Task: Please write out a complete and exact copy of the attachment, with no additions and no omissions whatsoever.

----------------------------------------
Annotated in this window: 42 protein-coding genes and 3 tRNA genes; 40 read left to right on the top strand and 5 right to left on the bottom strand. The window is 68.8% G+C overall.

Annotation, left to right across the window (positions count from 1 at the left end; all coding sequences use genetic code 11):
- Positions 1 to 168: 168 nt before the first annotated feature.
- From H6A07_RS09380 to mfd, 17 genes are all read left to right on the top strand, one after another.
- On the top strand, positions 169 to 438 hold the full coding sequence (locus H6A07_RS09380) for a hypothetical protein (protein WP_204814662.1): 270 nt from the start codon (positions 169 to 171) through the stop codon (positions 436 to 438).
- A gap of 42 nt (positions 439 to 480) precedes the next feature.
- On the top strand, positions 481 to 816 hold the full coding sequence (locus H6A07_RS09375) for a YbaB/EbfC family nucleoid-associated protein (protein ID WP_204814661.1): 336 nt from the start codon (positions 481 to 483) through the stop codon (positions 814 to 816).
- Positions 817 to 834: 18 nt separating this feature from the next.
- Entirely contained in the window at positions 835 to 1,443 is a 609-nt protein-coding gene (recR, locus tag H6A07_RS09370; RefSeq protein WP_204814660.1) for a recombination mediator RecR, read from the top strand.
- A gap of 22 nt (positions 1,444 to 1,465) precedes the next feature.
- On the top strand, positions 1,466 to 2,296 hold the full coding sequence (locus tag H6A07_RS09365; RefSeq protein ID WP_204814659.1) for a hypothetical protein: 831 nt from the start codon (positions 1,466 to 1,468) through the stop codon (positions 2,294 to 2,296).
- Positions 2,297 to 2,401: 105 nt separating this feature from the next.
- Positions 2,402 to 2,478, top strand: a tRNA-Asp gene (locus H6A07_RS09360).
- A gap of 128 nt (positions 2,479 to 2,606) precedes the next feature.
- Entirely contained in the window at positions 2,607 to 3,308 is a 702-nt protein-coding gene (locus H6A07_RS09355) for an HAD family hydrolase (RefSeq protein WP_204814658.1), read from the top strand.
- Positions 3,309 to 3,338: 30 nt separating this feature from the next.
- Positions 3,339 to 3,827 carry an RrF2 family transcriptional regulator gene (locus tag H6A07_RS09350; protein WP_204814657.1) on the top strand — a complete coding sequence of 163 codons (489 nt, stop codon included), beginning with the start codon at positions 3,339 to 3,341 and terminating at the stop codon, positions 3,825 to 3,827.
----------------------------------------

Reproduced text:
Annotated in this window: 42 protein-coding genes and 3 tRNA genes; 40 read left to right on the top strand and 5 right to left on the bottom strand. The window is 68.8% G+C overall.

Annotation, left to right across the window (positions count from 1 at the left end; all coding sequences use genetic code 11):
- Positions 1 to 168: 168 nt before the first annotated feature.
- From H6A07_RS09380 to mfd, 17 genes are all read left to right on the top strand, one after another.
- On the top strand, positions 169 to 438 hold the full coding sequence (locus H6A07_RS09380) for a hypothetical protein (protein WP_204814662.1): 270 nt from the start codon (positions 169 to 171) through the stop codon (positions 436 to 438).
- A gap of 42 nt (positions 439 to 480) precedes the next feature.
- On the top strand, positions 481 to 816 hold the full coding sequence (locus H6A07_RS09375) for a YbaB/EbfC family nucleoid-associated protein (protein ID WP_204814661.1): 336 nt from the start codon (positions 481 to 483) through the stop codon (positions 814 to 816).
- Positions 817 to 834: 18 nt separating this feature from the next.
- Entirely contained in the window at positions 835 to 1,443 is a 609-nt protein-coding gene (recR, locus tag H6A07_RS09370; RefSeq protein WP_204814660.1) for a recombination mediator RecR, read from the top strand.
- A gap of 22 nt (positions 1,444 to 1,465) precedes the next feature.
- On the top strand, positions 1,466 to 2,296 hold the full coding sequence (locus tag H6A07_RS09365; RefSeq protein ID WP_204814659.1) for a hypothetical protein: 831 nt from the start codon (positions 1,466 to 1,468) through the stop codon (positions 2,294 to 2,296).
- Positions 2,297 to 2,401: 105 nt separating this feature from the next.
- Positions 2,402 to 2,478, top strand: a tRNA-Asp gene (locus H6A07_RS09360).
- A gap of 128 nt (positions 2,479 to 2,606) precedes the next feature.
- Entirely contained in the window at positions 2,607 to 3,308 is a 702-nt protein-coding gene (locus H6A07_RS09355) for an HAD family hydrolase (RefSeq protein WP_204814658.1), read from the top strand.
- Positions 3,309 to 3,338: 30 nt separating this feature from the next.
- Positions 3,339 to 3,827 carry an RrF2 family transcriptional regulator gene (locus tag H6A07_RS09350; protein WP_204814657.1) on the top strand — a complete coding sequence of 163 codons (489 nt, stop codon included), beginning with the start codon at positions 3,339 to 3,341 and terminating at the stop codon, positions 3,825 to 3,827.